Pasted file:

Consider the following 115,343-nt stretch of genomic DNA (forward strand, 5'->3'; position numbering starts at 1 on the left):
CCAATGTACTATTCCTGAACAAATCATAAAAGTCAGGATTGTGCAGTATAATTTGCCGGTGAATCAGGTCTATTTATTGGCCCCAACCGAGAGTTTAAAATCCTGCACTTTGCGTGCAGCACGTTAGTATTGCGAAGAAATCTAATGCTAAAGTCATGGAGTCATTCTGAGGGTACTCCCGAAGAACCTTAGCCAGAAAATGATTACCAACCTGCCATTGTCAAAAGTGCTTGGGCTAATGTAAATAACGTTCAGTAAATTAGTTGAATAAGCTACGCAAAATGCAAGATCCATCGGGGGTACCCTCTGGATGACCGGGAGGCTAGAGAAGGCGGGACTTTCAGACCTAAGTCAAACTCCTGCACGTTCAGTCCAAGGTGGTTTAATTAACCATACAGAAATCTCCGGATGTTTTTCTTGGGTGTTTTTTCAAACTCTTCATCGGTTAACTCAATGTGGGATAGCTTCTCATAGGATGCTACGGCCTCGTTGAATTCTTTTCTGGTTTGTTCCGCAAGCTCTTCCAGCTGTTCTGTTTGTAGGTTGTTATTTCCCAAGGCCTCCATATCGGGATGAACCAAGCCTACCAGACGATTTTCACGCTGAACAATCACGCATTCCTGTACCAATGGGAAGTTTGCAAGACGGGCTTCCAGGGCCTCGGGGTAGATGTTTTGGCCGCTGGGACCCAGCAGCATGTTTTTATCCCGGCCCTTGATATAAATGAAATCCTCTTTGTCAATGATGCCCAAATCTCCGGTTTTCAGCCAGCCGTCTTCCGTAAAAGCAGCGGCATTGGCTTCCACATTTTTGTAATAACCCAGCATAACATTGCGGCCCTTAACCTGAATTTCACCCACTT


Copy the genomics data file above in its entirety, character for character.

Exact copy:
Consider the following 115,343-nt stretch of genomic DNA (forward strand, 5'->3'; position numbering starts at 1 on the left):
CCAATGTACTATTCCTGAACAAATCATAAAAGTCAGGATTGTGCAGTATAATTTGCCGGTGAATCAGGTCTATTTATTGGCCCCAACCGAGAGTTTAAAATCCTGCACTTTGCGTGCAGCACGTTAGTATTGCGAAGAAATCTAATGCTAAAGTCATGGAGTCATTCTGAGGGTACTCCCGAAGAACCTTAGCCAGAAAATGATTACCAACCTGCCATTGTCAAAAGTGCTTGGGCTAATGTAAATAACGTTCAGTAAATTAGTTGAATAAGCTACGCAAAATGCAAGATCCATCGGGGGTACCCTCTGGATGACCGGGAGGCTAGAGAAGGCGGGACTTTCAGACCTAAGTCAAACTCCTGCACGTTCAGTCCAAGGTGGTTTAATTAACCATACAGAAATCTCCGGATGTTTTTCTTGGGTGTTTTTTCAAACTCTTCATCGGTTAACTCAATGTGGGATAGCTTCTCATAGGATGCTACGGCCTCGTTGAATTCTTTTCTGGTTTGTTCCGCAAGCTCTTCCAGCTGTTCTGTTTGTAGGTTGTTATTTCCCAAGGCCTCCATATCGGGATGAACCAAGCCTACCAGACGATTTTCACGCTGAACAATCACGCATTCCTGTACCAATGGGAAGTTTGCAAGACGGGCTTCCAGGGCCTCGGGGTAGATGTTTTGGCCGCTGGGACCCAGCAGCATGTTTTTATCCCGGCCCTTGATATAAATGAAATCCTCTTTGTCAATGATGCCCAAATCTCCGGTTTTCAGCCAGCCGTCTTCCGTAAAAGCAGCGGCATTGGCTTCCACATTTTTGTAATAACCCAGCATAACATTGCGGCCCTTAACCTGAATTTCACCCACTT